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Safeguarding and Child Protection

St Thomas More Catholic Primary School is fully committed to safeguarding and promoting the welfare of children.  We recognise that all staff, governors and volunteers have a duty to safeguard and promote the welfare of all pupils at our school. 

The health, safety and well-being of every child in our care will always be of paramount concern.  Everyone who comes into contact with children and their families and carers has a full and active role to play in safeguarding children. 

If you have any concerns about the safety or welfare of children at St Thomas More Catholic Primary School, please contact the school and ask to speak with one of the Designated Safeguarding Members of Staff on 01733 566005.

The Designated Safeguarding Lead is: 
Mrs Anne-Marie McElhinney - Headteacher, PREVENT Lead, Online Safety Lead

The Deputy Designated Safeguarding Leads are:
Mrs Rebecca Dickson - Deputy Head, Domestic Abuse Lead

Mrs Lynn Harvey - Safeguarding and Family Engagement Officer (SaFE Officer), Mental Health Lead

Miss Heidi Philby - Senior Phase Leader and Year 5 and 6 Phase Lead

The Designated Governor for Safeguarding is:
Mrs Anne Farmiloe


What is abuse?

Abuse can happen to a child or young person at any age. It can happen in any family, from any ethnic background. It can happen to children and young people whether they have a disability or not.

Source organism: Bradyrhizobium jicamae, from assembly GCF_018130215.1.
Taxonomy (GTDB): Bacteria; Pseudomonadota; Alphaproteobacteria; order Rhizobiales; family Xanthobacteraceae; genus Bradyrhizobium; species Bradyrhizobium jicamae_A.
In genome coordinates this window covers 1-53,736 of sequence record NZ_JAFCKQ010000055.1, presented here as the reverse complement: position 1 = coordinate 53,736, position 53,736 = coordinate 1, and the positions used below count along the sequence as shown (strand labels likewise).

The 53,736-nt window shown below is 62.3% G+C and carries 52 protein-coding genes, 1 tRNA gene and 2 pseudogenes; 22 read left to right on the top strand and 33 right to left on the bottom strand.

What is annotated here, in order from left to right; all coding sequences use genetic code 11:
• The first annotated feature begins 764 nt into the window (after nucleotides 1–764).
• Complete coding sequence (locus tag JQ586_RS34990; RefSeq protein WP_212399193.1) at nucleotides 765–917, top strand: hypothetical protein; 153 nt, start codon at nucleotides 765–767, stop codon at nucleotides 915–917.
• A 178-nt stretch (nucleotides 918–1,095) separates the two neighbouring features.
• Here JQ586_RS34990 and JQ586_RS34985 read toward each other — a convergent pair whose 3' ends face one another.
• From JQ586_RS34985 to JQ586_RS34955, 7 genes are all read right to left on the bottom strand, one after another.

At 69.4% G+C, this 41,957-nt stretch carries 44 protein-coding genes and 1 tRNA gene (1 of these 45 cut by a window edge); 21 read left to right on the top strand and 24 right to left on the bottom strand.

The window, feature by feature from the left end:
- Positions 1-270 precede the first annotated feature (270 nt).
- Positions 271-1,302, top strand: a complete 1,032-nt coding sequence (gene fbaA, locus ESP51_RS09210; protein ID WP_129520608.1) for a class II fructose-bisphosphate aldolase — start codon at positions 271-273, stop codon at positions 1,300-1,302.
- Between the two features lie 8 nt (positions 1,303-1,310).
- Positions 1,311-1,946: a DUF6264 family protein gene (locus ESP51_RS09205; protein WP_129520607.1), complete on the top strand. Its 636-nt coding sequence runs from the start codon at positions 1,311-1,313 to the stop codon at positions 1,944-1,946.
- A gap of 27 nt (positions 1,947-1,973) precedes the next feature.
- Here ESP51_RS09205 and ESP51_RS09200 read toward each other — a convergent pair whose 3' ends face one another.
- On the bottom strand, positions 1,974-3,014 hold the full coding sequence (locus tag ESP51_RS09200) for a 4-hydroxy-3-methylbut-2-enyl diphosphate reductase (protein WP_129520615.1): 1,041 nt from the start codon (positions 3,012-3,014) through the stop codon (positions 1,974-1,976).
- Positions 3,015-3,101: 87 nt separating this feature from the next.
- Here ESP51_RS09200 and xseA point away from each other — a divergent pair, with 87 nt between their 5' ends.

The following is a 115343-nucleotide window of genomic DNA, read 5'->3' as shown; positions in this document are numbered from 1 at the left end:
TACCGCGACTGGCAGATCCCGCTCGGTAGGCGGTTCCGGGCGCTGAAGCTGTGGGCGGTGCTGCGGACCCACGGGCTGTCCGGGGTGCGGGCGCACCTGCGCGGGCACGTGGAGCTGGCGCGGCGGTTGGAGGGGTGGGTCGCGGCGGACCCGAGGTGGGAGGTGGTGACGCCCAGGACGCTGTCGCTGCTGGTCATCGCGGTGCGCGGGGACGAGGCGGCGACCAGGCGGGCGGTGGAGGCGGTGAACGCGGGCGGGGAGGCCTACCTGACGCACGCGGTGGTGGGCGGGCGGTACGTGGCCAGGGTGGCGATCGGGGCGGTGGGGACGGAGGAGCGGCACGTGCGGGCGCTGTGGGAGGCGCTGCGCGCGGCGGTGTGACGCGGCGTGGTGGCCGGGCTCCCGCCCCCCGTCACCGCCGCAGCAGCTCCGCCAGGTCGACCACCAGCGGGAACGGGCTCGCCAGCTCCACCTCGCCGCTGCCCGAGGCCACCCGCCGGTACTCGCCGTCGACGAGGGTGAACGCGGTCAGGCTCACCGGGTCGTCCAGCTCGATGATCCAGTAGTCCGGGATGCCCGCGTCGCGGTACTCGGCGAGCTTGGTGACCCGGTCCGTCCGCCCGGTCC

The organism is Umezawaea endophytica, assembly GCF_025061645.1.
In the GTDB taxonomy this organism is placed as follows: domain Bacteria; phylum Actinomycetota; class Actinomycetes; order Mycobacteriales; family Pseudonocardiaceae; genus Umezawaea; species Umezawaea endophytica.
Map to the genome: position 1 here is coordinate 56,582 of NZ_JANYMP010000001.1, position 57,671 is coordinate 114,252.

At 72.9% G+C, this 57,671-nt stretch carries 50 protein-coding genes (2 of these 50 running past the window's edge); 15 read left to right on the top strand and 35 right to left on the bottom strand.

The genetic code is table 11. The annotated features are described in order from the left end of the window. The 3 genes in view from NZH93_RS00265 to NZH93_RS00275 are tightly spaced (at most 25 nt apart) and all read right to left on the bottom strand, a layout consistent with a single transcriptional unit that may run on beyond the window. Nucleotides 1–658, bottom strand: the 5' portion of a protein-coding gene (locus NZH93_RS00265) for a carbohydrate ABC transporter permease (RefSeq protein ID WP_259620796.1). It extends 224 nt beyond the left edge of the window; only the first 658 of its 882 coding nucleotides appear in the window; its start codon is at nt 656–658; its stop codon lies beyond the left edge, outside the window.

Abusers can be adults but not just parents, grandparents or carers, abuse often occurs within a relationship of trust e.g. a teacher, carer, family friend or youth leader. Other children and young people can also be abusers

Abuse can happen because of the way adults or other children and young people behave towards a child or young person. It can also result from adults failing to provide proper care for the children they look after. A child or young person can suffer different kinds of abuse at the same time.

According to the law, there are 4 main types of abuse that could cause harm or neglect. These are:

  • Physical Abuse – When an adult deliberately hurts a child, such as hitting, shaking, throwing, poisoning, burning, drowning or suffocating.
  • Emotional Abuse – When a child is being unfairly blamed for everything all the time; or told they are stupid and made to feel unhappy.
  • Sexual Abuse – Where a child is forced to take part in sexual activities; or in taking rude photos.
  • Neglect – When a child is not being looked after properly; for example, not getting enough to eat, or being left alone in dangerous situations.


Useful information and links:


NSPCC Online Safety Guide for Parents

NSPCC Pants Underwear Rule (shared with pupils from Year 1)